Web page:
Well, Susan’s Eris is actually starting to look like a sweater. Mine is looking more like a bolero or a very impractical shrug with no sleeves. Here it is in all its “glory.”
This is a closeup of where I have divided for the sleeves so you can see the provisional cast on. Once I finish the body, I will pick up the sleeve stitches (which are on a holder), undo the crocheted provisional cast on, and knit up the twelve stitches I cast on. That way, there will be no underarm seam (just as with The Blue Shimmer). If the picture is confusing, my thumb is resting on the cord of my circular needle.
I’m way behind Susan with my Eris, in part because I got distracted by that red silk Sundara yarn I wrote about the other day. Once I recovered from the trauma of my lost cast on (thank you for all the sympathy), I thought long and hard about whether I wanted to put the whole project away for a little while or get it started to have as a second project. I was also spinning wildly on what size needle to use — I kept trying to do swatches and getting bizarrely inconsistent results. I decided to put it away for another day and concentrate on Eris. Then I made one small mistake. As part of my excessive worrying about needle size, I googled “Sundara silk” and “shawl” and found this:
It’s stunning and I was. Stunned that is. It’s the Icarus Shawl from Interweave knits, which I’ve already knit in Kidsilk Haze. Brook, whose blog entries on this shawl (including more photographs) can be found here, knit this beauty in the exact same color I had purchased. Well, one look at her Icarus and I was doomed. I had to play with my yarn.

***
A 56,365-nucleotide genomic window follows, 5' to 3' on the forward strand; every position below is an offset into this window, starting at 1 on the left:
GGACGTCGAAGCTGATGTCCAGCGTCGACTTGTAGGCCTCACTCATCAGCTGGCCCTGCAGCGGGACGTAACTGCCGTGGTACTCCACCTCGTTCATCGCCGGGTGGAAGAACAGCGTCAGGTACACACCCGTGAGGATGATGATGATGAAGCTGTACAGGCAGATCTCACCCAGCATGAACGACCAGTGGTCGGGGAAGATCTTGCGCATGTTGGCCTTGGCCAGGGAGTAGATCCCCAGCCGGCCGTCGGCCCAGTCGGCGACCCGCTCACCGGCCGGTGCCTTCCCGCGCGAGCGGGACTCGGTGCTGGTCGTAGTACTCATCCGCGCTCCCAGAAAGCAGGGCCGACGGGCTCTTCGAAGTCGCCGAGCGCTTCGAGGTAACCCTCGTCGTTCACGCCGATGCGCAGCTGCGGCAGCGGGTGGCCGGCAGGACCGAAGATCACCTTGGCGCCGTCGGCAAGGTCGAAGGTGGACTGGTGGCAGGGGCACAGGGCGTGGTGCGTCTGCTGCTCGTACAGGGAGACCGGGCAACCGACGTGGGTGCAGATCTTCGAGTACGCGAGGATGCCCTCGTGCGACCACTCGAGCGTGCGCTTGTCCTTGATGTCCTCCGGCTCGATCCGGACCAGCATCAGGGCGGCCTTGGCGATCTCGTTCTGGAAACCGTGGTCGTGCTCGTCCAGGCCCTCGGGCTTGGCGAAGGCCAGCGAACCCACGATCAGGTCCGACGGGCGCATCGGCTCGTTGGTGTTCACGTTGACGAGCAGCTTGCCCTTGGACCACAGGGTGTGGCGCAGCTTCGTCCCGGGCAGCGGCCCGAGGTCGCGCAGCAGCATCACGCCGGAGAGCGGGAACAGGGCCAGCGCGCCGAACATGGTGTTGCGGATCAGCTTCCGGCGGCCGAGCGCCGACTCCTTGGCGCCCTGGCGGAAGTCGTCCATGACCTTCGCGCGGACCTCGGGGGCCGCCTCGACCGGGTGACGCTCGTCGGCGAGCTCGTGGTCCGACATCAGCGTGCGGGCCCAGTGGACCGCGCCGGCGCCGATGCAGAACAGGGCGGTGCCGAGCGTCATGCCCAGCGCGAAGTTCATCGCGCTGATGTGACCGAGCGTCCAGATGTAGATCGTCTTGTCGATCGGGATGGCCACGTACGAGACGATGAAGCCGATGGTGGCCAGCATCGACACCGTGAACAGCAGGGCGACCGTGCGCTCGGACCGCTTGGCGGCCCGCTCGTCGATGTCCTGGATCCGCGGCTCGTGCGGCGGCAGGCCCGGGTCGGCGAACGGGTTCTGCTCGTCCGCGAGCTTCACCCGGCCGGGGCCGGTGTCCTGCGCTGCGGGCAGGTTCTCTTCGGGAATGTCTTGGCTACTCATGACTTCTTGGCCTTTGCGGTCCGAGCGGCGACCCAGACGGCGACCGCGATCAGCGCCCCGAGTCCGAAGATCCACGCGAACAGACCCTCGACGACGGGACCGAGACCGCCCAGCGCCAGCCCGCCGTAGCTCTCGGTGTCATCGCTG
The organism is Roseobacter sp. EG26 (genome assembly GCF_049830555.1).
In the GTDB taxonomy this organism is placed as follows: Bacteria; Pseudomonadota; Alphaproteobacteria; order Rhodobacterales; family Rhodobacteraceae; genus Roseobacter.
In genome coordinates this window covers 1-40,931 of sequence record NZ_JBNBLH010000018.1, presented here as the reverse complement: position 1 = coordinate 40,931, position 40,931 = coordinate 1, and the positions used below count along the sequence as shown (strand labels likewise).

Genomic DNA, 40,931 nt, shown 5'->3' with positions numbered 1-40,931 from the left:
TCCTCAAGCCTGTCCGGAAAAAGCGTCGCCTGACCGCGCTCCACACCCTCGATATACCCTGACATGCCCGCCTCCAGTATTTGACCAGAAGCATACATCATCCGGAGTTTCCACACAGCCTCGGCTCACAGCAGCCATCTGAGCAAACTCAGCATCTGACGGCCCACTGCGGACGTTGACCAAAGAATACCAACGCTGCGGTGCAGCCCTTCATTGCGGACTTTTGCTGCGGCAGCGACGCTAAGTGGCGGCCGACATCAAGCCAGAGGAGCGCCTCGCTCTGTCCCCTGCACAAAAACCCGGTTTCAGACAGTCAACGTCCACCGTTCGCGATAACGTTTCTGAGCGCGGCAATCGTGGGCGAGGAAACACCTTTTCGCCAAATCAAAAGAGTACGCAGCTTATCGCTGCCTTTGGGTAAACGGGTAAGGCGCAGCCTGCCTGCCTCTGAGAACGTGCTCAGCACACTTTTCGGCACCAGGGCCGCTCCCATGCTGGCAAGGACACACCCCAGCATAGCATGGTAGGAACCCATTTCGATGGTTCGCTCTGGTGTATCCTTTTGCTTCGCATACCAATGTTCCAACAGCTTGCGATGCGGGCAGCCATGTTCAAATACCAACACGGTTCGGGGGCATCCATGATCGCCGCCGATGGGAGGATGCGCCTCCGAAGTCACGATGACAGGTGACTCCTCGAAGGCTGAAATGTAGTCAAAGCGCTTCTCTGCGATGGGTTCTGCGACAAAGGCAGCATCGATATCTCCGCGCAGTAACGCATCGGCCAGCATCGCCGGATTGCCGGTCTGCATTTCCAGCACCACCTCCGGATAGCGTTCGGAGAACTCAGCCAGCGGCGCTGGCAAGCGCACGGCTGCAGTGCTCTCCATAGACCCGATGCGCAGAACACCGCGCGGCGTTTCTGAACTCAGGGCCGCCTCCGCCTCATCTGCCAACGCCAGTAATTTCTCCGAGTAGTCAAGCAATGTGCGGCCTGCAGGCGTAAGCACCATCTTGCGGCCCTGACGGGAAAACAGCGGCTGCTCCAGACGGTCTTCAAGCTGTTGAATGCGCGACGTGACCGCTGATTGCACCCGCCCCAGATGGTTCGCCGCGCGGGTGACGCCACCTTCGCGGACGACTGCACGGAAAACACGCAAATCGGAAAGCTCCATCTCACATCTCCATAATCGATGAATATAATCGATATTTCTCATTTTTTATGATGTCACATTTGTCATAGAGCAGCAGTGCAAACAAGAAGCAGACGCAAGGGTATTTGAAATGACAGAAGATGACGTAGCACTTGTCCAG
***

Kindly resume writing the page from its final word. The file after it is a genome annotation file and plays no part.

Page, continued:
I’m making the Three-Cornered Shawl from the Victorian Lace book. I don’t have an image handy; it’s on page 136 for those of you who have the book. The pattern calls for a backward loop cast on. I didn’t do it. Not only had I done it once, and not particularly liked the results, but I had come across some other knitters’ complaints about it. I swatched to make sure that the pattern would work with a different cast on and then decided to use a cable cast on (which I kept relatively relaxed because I didn’t want a tight edge). It looks fine. The backward loop probably gives a more invisible, delicate edge, but in the context of the whole shawl I don’t think it matters.
I’ve done the four-row beginning (Chart A), Chart B, and have just barely started the first repeat of Chart C. The pattern difficulty is categorized as “experienced.” It’s really not a hard pattern, though (apart from that cast on). The lace repeats themselves are small and fairly obvious — that is, they line up over each other nicely so that it is not hard to figure out where you are or whether you’ve miscounted. I initially put in markers to separate the repeats (just to make sure I had the initial counting correct when I set up the repeats), but I removed them after Chart A. Not only was it annoying to have so many markers, but — and this may be why they listed it as being for experienced knitters — the markers need to be moved fairly regularly as the number of stitches changes. Still, it’s a simple pattern with no lace patterning done on the wrong side rows (which makes it more of a lace fabric than a true knitted lace).
I have very little to show of it, but here is what I have:
I’m not sure that my shawl will be as exquisite as hers, but I’m hoping. If I hadn’t already knit Icarus, I’d probably be knitting it in this right this moment.
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